In theory, the country should be rich from its vast mineral wealth. But you wouldn’t know it by looking at how most Congolese live. Rural families sleep in huts that flood when it rains. Only 4% have electricity.
Western nations such as the United States tend to claim they have tried to solve the DRC’s problems. But the record shows that for at least the first 30 years following the Congo’s independence they did the opposite, entrenching one of Africa’s most corrupt and violent dictators by supplying him with billons of dollars in aid, weapons and bribes. Mobutu Sese Seko killed his adversaries with impunity and commandeered as much as 40% of Congo’s wealth (between 4 and 8 billion dollars) during his 31-year rule.
In the years since Mobutu’s rein, foreign mining companies have garnered blame for manipulating Congo out of its natural wealth. On at least five occasions in 2009 and 2010, Congo’s state-owned mining companies sold their stakes in mines to offshore companies that immediately re-sold the same stakes for up to five times the price. “Between 2010 and 2012, the DRC lost at least US$1.36 billion in revenues from the underpricing of mining assets that were sold to offshore companies”, claimed a report released earlier this year by an international panel chaired by Kofi Annan.
All the while, Congolese eyes are turning toward China in the hopes that the Chinese may usher in prosperity where patrons before it have not. The fact that China succeeded in moving 600 million people out of poverty over the past 35 years is a source of admiration for some Congolese who remain entrenched in it themselves. Many see China as much more welcoming than the US. Twice a week, a line forms outside the Chinese embassy in Kinshasa as Congolese students and businessmen arrive to apply for visas to work or study in China. They say it’s far easier to get a visa there than to the US.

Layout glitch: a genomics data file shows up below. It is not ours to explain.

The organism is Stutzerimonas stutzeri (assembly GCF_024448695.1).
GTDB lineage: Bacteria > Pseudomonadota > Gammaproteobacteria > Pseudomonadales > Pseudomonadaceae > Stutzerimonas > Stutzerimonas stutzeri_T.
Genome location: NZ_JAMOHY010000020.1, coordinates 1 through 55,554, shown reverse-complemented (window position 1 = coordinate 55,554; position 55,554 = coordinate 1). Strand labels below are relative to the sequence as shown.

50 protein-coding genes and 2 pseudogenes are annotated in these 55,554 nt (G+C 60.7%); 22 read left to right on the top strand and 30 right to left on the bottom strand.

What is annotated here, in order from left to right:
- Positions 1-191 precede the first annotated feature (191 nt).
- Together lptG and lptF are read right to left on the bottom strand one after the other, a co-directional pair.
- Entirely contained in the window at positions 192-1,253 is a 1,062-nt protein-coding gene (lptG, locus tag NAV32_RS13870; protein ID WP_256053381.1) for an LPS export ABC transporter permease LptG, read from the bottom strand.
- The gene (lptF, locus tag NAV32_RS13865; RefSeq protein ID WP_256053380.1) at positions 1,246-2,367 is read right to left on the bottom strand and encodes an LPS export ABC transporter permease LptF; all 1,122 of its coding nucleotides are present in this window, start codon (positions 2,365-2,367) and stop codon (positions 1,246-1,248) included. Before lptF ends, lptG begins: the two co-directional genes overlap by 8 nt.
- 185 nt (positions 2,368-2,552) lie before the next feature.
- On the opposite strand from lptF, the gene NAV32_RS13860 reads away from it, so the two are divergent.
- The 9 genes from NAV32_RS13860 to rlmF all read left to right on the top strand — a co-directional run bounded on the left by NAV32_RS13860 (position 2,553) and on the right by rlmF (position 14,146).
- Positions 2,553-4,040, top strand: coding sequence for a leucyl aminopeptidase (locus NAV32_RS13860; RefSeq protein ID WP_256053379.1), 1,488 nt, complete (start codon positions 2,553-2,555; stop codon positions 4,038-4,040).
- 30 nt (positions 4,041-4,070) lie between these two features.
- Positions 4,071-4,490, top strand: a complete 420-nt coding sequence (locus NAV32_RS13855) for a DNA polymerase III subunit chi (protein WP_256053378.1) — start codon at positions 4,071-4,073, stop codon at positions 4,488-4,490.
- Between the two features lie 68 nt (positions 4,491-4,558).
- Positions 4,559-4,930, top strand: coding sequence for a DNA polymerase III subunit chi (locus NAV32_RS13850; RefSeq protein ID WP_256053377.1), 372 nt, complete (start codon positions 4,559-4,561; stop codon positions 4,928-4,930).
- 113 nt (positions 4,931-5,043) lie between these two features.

China’s government has consistently reinforced the sentiment that it is eager to help the Congolese people flourish. In his very first trip abroad as China’s leader, Xi Jinping travelled in March 2013 to Tanzania, South Africa and Congo-Brazzaville, where he promised $20 billion in loans for aid to Africa over the next three years. In June, US President Barack Obama followed in the Chinese leader’s footsteps in what was only Obama’s first extended trip to Africa since taking office some four and a half years ago.
The metaphor of America’s lagging commitment to the continent is not lost upon Africans themselves. In a 2009 survey of 250 people in nine African countries, three-quarters said the Chinese way was a ‘very positive’ or ‘somewhat positive’ model of development. When asked which model offers more promise for Africa’s future, the Western or the Chinese one, they overwhelmingly chose the latter.
Chinese investment may not, in fact, radically alter the future of one of the world’s most underdeveloped nations.
Unless the DRC’s government collects its fair share from the Sicomines deal and somehow uses that wealth to benefit Congolese society in a way it never has before, China may simply become the latest benefactor in Congo’s long history as a country rich in resources whose neediest citizens will never benefit from them.
But it’s hard to blame the Congolese for hoping China will succeed where the West has failed.
In an office overlooking Kinshasa’s grand Boulevard 30 Jeune, newly repaved and widened by the Chinese under Sicomines, stands Mack Dumba, Congo director of the Extractive Industries Transparency Initiative, which works to improve accountability in the global mining sector.
“Why don’t Americans build roads like this anymore?” Dumba asks. “Why don’t the Belgians, that colonised, build roads like this? The Chinese are doing things that no one else will.”
This article was adapted from Jacob Kushner’s new eBook, China’s Congo Plan, now available on iPad, iPhone and Kindle. Kushner’s research was advised by faculty at the Columbia University Graduate School of Journalism and supported by the Pulitzer Center on Crisis Reporting.